British citizens enjoy a generous 5.6 weeks  of legally protected paid vacation every year, but they're no longer using their time to kick back with a stack of sandy best-sellers on the beach. Instead, they're glued to smartphone, tablets, and computers  to keep up with Facebook , Twitter , and other social media and news sites, according to a new survey by luxury holidays specialist Cox & Kings. "Getting away from it all" has morphed into "taking it all with you."
Cox & Kings's survey of British vacationers showed that 73% of them use "some sort" of tech while on vacation. Only 6% of those use their devices to perform work-related tasks like office email or checking in with coworkers (perhaps heralding the end of our obsession with the Crackberry). Instead, they're using their devices for leisure: Over 30% of those surveyed used Facebook and Twitter while on vacation. This last bit is gender-skewed too, with more women using social media of some sort and men preferring to read news online.
About 30% of men don't use tech on holiday, compared to 26% of women--turning the idea of the distracted husband who can't put down his phone at dinner on its head. Vacationers under 35, not surprisingly, are the most tech-addicted, with 78% using technology to relax. Turns out Grandmpa and Grandpa are the last ones still holding firm to fat paperbacks with titles like The Omega Murders and the author's name in huge, gold-foiled fonts: About half of vacationers over 55 keep their vacation time tech-free.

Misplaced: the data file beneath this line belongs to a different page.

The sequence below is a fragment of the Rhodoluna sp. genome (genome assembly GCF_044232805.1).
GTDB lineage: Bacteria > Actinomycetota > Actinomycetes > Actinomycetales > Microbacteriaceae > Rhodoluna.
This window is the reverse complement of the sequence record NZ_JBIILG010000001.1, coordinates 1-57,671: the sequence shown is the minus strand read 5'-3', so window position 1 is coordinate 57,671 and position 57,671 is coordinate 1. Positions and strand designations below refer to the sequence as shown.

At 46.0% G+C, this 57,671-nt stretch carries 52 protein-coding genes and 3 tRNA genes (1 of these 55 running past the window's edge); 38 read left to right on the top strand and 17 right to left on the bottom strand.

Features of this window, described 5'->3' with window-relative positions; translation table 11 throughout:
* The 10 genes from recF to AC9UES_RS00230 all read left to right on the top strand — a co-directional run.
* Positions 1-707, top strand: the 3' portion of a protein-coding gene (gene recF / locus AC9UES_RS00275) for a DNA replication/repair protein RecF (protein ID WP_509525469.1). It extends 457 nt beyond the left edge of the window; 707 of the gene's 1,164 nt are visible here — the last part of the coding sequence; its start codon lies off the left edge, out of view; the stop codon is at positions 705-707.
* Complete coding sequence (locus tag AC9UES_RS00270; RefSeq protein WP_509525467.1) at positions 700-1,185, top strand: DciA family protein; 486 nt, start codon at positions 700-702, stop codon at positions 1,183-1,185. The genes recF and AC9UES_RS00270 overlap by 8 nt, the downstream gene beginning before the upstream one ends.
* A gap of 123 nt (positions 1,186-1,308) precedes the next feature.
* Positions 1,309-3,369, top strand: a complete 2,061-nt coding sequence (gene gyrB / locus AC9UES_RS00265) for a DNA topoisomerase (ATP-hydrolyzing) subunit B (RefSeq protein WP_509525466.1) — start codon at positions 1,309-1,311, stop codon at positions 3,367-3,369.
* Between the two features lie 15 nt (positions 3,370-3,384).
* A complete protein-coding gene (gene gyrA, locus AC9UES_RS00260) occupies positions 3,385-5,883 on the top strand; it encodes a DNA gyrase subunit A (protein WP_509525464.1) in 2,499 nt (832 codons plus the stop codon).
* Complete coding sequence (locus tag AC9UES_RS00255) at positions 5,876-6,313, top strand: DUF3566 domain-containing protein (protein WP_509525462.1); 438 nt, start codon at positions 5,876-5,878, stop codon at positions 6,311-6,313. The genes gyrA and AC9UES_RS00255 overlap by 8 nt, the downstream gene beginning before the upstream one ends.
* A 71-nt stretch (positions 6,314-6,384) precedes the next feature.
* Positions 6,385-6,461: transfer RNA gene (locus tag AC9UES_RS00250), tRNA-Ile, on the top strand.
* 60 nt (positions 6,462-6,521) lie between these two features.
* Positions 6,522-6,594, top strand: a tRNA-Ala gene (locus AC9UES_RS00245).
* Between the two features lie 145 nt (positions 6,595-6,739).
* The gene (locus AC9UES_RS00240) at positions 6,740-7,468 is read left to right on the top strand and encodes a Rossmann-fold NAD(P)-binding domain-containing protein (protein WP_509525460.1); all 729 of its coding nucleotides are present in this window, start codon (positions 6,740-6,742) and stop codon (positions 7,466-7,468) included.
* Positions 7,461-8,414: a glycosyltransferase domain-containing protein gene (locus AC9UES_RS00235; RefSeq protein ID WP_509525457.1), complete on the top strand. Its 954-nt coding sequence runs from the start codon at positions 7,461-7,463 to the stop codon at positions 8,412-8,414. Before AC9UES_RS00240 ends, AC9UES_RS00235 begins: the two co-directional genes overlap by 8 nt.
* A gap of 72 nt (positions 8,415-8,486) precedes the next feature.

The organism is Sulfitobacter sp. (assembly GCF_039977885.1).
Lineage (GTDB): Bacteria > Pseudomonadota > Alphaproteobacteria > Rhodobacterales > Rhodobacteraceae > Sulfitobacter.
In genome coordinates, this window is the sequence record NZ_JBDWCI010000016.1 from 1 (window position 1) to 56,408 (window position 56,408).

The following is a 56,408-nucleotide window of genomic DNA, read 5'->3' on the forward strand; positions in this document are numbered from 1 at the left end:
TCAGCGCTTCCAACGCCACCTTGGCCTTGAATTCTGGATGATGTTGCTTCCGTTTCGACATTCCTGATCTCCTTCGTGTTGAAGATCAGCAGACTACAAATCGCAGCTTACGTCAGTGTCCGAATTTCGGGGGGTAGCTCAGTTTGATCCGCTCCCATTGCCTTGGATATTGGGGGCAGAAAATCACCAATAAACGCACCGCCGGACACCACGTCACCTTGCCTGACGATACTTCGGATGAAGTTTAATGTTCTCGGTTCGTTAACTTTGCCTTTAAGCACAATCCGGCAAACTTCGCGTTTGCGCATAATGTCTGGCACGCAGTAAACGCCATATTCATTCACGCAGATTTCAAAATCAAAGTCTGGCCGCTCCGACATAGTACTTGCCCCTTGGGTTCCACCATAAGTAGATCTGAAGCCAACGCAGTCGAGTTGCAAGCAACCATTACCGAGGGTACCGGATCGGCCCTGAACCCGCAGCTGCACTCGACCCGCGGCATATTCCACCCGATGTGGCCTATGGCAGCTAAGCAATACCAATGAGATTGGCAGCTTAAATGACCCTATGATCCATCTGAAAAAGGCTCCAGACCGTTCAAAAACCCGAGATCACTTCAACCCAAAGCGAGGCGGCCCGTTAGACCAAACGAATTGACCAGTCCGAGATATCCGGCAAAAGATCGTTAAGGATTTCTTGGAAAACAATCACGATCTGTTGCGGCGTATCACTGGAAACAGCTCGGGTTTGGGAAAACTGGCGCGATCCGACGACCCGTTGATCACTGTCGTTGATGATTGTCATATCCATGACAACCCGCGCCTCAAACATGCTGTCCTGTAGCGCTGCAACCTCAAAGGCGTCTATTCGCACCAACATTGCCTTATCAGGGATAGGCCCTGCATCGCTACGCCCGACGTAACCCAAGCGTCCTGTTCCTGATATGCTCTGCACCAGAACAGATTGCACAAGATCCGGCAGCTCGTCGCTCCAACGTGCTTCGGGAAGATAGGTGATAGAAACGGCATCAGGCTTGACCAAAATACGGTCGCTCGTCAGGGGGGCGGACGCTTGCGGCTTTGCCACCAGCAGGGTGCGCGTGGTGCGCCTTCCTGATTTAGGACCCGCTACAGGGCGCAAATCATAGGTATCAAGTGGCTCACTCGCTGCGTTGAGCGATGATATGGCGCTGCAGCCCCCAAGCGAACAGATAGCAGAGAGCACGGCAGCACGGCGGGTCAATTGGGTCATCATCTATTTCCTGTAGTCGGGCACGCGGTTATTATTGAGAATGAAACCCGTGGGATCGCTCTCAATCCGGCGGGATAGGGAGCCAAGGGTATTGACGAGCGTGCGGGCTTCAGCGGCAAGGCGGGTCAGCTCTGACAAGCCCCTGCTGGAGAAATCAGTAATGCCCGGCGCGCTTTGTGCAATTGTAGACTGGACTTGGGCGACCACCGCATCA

If the Brits are models for how the tech-using public as a whole behaves, it means as younger, tech-happy folk age, they'll skew these statistics prominently toward leisure-related tech consumption while away on vacation. The iPod, smartphone, and tablet will be more ubiquitous than a dog-eared copy of a Sidney Sheldon or Daniel Steele novel. And instead of disconnecting from the world totally, we'll be tweeting our exploits and sharing pics of our big Limbo win on Facebook  as soon as it happens. Trends like these his may also explain, in part, why Amazon  is keen to get a full-featured tablet  out there. The retailer's core business was books. But the rise of e-books and the Kindle have changed that, and in parallel the rise of social networking and other interactive uses of mobile tech is going to cause reading habits to evolve even further. With an Amazon tablet you'll be able to read a book, plus check your email and natter with your best friend via Facebook chat, all from that shady spot beneath a palm tree overlooking the ocean.
Kind of makes us yearn for the simpler days not so long ago when all you had to do on vacation was finish The Da Vinci Code...2003 seems so very long ago.
[Image: Flickr user scobleizer ]